One of the most interesting possibilities of using WordPress as a platform for developing apps is the flexibility for creating new Rest API endpoints and services.

However, even though the way you can create new custom routes and endpoints is somewhat easy to understand on WordPress, things become messy when you think of a system or website with dozens of new API services and endpoints.

If you are looking for something more organized and neat and, at the some time, more powerful API uses, then you’d better extend and sophisticate the existent methods and routing tools.

Fortunately for you, WP Helpers already built something like that. But more than just add here a link for a repo, we will be explaining the whole idea that led to the library we’ve working at.

Not so complicated…

Yeah. WordPress’ approach to create new endpoints is not really complex, but then again, we need to evaluate the whole coding. Considering a single custom endpoint, with nothing but the method and indication for its callback function, it looks really easy.

add_action( 'rest_api_init', function () {
  register_rest_route( 'myplugin/v1', '/author/(?P\d+)', array(
    'methods' => 'GET',
    'callback' => 'my_awesome_func',
  ) );
} );

Things get trickier though when we think about the whole picture. If we add ten new routes, that means we’ll need ten different callbacks. If we don’t use an anonymous function, it implies in more work obviously. And then, we need to consider two other factor involved: the permissions callback and the possible arguments for each of the new endpoints.

That makes our code confusing, exposes it to mistakes and takes a path that leads us far from the best practices in PHP. But this is not the end of the story: let’s say we want to operate with classes rather than callback functions. That means we’ll be building controllers to those endpoints, and callbacks and permissions, maybe in every single case.

add_action( 'rest_api_init', 'custom_endpoints' );

function custom_endpoints () {

  register_rest_route( 'myplugin/v1', '/author/(?P\d+)', array(
    'methods' => 'GET',
    'callback' => 'my_awesome_func_1',
  ) );

  register_rest_route( 'myplugin/v1', '/other', array(
    'methods' => 'POST',
    'callback' => 'my_awesome_func_2',
  ) );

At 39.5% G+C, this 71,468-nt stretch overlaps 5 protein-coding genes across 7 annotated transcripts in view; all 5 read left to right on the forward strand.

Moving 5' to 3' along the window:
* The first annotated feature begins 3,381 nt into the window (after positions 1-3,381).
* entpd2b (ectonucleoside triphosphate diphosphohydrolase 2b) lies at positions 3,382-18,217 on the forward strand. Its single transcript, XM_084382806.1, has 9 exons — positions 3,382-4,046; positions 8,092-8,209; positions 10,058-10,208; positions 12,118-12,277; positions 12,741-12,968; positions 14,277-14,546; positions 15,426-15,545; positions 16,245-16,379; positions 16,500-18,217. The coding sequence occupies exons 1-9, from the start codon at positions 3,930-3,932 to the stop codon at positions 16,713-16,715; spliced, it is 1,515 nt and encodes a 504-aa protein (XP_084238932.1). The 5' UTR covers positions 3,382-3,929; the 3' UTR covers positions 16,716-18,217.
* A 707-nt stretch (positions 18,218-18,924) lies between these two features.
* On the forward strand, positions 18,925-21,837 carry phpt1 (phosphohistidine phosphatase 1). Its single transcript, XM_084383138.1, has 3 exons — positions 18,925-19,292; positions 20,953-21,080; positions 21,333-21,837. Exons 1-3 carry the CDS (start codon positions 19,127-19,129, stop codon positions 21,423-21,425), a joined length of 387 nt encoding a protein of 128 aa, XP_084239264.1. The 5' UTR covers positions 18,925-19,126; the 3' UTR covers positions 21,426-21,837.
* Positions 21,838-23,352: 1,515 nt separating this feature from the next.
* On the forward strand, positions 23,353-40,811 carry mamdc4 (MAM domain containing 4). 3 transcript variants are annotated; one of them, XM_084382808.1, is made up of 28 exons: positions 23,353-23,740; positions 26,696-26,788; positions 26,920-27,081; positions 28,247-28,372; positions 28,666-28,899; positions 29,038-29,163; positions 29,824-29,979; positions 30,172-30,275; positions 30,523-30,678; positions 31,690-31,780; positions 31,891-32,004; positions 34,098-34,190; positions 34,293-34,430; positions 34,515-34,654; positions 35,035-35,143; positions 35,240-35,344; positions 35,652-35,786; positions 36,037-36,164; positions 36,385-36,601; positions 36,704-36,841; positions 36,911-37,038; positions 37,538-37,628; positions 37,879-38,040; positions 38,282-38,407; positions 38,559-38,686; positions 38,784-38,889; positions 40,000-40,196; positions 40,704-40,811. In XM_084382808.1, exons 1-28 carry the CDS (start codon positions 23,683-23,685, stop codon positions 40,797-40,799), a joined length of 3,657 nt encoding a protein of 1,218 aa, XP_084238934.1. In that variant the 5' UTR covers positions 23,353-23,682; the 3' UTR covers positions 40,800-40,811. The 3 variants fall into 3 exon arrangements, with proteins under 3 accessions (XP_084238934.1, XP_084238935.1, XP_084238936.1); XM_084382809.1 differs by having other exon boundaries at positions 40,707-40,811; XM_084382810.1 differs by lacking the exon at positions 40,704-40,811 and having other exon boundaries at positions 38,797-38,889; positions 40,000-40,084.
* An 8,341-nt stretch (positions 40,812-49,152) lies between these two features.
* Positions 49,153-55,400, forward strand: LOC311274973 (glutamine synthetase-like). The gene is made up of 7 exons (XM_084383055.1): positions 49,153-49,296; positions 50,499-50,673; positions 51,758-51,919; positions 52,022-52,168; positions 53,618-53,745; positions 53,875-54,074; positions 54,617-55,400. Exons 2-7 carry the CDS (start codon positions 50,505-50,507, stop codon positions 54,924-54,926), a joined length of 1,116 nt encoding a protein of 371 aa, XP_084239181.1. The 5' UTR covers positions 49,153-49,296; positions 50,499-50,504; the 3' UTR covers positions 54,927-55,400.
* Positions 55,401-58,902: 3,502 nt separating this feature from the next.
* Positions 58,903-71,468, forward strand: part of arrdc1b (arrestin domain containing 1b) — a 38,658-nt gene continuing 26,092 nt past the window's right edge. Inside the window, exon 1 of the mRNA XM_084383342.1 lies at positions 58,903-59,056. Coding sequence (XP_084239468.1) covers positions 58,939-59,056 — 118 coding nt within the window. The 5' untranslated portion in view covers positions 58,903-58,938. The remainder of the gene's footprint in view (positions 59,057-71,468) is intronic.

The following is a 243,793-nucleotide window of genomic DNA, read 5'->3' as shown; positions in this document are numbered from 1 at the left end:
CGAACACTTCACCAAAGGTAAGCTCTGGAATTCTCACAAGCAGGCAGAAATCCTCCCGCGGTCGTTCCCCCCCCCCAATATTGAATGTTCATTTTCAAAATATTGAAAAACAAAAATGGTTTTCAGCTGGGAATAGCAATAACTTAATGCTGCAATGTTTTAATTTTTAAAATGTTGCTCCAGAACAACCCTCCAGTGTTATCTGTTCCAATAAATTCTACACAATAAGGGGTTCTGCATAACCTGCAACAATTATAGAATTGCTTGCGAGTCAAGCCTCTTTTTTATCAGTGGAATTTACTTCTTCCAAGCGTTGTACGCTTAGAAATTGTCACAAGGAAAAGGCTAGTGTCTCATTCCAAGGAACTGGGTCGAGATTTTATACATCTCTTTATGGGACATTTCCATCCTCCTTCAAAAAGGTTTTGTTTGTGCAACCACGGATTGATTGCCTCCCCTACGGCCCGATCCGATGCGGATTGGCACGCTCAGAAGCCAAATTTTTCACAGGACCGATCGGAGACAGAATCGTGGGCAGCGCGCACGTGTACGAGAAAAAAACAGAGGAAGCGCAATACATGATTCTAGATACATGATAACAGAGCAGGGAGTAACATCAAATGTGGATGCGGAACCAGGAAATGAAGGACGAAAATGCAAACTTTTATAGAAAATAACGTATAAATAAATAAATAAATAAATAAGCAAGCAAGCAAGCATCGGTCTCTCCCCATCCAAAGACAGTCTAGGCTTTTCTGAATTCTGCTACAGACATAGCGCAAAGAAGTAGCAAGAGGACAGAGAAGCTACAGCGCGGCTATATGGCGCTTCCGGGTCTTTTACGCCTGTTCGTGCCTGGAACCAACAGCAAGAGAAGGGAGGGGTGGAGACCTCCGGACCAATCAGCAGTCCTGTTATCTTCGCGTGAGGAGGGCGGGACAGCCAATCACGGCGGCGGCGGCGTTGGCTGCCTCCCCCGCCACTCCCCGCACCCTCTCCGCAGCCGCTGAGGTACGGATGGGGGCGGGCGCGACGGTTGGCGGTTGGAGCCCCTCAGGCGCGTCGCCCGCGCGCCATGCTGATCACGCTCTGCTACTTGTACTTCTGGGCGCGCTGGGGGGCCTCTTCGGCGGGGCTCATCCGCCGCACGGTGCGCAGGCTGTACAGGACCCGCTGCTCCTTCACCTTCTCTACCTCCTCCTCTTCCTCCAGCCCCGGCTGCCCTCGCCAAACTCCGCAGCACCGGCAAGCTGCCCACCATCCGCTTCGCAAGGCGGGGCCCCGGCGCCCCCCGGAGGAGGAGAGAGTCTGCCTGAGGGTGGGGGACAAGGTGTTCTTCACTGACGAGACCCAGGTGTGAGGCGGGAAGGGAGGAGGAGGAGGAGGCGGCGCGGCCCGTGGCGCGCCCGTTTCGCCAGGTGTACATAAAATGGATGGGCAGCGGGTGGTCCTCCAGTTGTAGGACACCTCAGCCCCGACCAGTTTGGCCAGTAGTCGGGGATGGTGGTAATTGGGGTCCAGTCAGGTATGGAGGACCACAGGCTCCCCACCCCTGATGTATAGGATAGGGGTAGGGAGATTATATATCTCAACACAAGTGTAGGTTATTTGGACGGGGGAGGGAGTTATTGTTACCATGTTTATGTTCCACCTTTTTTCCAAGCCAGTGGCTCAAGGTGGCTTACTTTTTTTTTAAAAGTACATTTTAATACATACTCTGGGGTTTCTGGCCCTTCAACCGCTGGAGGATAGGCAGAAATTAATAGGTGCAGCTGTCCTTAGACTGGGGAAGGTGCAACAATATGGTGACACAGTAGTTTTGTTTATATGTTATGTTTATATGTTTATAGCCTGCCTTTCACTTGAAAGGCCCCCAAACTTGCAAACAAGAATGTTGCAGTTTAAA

register_rest_route( 'myplugin/v1', '/yetanother', array(
    'methods' => 'PUT',
    'callback' => 'my_awesome_func_3',
  ) );
} );

function my_awesome_func_1($request) {
  return $response;
}

function my_awesome_func_2($request) {
  return $response;
}

function my_awesome_func_3($request) {
  return $response;
}

// Don't forget the permissions_callback, and perhaps
// some other functions to deal with API responses

Now stop. Why are we talking about that? Well, thinking of this situation and considering multiple endpoints, we started working in a simple but efficient OOP way of dealing with WP custom endpoints. Furthermore, and that was one of the first things that came to our minds: what if we had controllers being automatically generated for all of those callbacks – and then we had all of them autoloaded?

A library to organize it

If WordPress is PHP-based, so using Composer is always a shortcut. And that’s exactly what we do – there is no point in creating a “developers plugin” – if something is built for PHP devs, it makes much more sense if it’s a library or dependency.

So what we intented to manage with this project? Well, we had three main topics in mind:

  1. Add new endpoints, including those with multiple HTTP methods, in a single line.
  2. Automate the callback controllers (in classes rather than functions), and make it in a well-organized and neat way.
  3. Generate those classes and automatically load them.

The result has been a library that can actually meet all of those requirements, while implementing some logic to the callback methods, which is usually overseen by many plugin developers. Yes, we are still working and maintaining this library, but the current version can already be required in any plugin or theme using Composer.

In brief, this library uses two distinct classes: a configurator and a generator. The class Config allows the user to set the endpoint namespace, the path where the generated classes will be created and also a namespace for those classes. Something like:

use WPH\Endpoints\Config;

require __DIR__ . '/vendor/autoload.php';

$config = new Config(); // Config class instance.
$config->setPsr('Foo'); // Sets generated classes' namespaces as Foo
$config->setPath( WP_CONTENT_DIR . '/foo'); // Creates and sets the generated classes' path 
$config->setVersion('v1.2'); // Sets a new version for all endpoints
$config->setNamespace('foo-api'); // Sets a new namespace for the WP API endpoints

Once the configuration is done, this first class is injected into the class Generator, which gets two other argumentos: the endpoint name and the respective request methods. Endpoints set up and running, so the only thing you still need to do is generate the callback classes and autoload them, like this:

// $config as the previous instance of the Config() class
$gen = new Generator('wph-endpoint', ['GET', 'PUT'], $config);
$gen->generate();
$gen->autoload();

Take a look in the Github repo and use it and contribute. The library can be either cloned or installed using Composer: composer require carloswph/wp-endpoint-gen